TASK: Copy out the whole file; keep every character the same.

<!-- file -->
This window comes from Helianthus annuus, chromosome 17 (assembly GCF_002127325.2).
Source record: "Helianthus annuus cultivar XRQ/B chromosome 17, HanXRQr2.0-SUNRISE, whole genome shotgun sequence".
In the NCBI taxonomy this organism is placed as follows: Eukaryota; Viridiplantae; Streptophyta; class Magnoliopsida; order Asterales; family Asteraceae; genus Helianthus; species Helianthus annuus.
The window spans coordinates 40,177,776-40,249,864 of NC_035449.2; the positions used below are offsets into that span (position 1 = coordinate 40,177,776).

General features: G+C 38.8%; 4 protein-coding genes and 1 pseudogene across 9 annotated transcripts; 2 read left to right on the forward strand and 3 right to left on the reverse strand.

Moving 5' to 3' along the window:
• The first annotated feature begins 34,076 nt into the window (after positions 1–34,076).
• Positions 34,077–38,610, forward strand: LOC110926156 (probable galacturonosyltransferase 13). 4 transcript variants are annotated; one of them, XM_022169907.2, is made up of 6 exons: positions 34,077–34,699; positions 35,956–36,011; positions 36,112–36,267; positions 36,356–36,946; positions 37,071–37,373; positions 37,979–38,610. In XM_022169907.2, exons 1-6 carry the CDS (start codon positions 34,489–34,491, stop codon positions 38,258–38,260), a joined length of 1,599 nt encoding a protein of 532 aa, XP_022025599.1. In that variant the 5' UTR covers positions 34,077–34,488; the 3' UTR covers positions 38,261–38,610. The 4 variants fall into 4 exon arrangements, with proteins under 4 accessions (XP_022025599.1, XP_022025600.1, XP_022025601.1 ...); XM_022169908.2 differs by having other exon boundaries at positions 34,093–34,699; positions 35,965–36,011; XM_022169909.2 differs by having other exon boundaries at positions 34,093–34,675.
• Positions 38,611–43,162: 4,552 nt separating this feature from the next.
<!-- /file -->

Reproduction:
This window comes from Helianthus annuus, chromosome 17 (assembly GCF_002127325.2).
Source record: "Helianthus annuus cultivar XRQ/B chromosome 17, HanXRQr2.0-SUNRISE, whole genome shotgun sequence".
In the NCBI taxonomy this organism is placed as follows: Eukaryota; Viridiplantae; Streptophyta; class Magnoliopsida; order Asterales; family Asteraceae; genus Helianthus; species Helianthus annuus.
The window spans coordinates 40,177,776-40,249,864 of NC_035449.2; the positions used below are offsets into that span (position 1 = coordinate 40,177,776).

General features: G+C 38.8%; 4 protein-coding genes and 1 pseudogene across 9 annotated transcripts; 2 read left to right on the forward strand and 3 right to left on the reverse strand.

Moving 5' to 3' along the window:
• The first annotated feature begins 34,076 nt into the window (after positions 1–34,076).
• Positions 34,077–38,610, forward strand: LOC110926156 (probable galacturonosyltransferase 13). 4 transcript variants are annotated; one of them, XM_022169907.2, is made up of 6 exons: positions 34,077–34,699; positions 35,956–36,011; positions 36,112–36,267; positions 36,356–36,946; positions 37,071–37,373; positions 37,979–38,610. In XM_022169907.2, exons 1-6 carry the CDS (start codon positions 34,489–34,491, stop codon positions 38,258–38,260), a joined length of 1,599 nt encoding a protein of 532 aa, XP_022025599.1. In that variant the 5' UTR covers positions 34,077–34,488; the 3' UTR covers positions 38,261–38,610. The 4 variants fall into 4 exon arrangements, with proteins under 4 accessions (XP_022025599.1, XP_022025600.1, XP_022025601.1 ...); XM_022169908.2 differs by having other exon boundaries at positions 34,093–34,699; positions 35,965–36,011; XM_022169909.2 differs by having other exon boundaries at positions 34,093–34,675.
• Positions 38,611–43,162: 4,552 nt separating this feature from the next.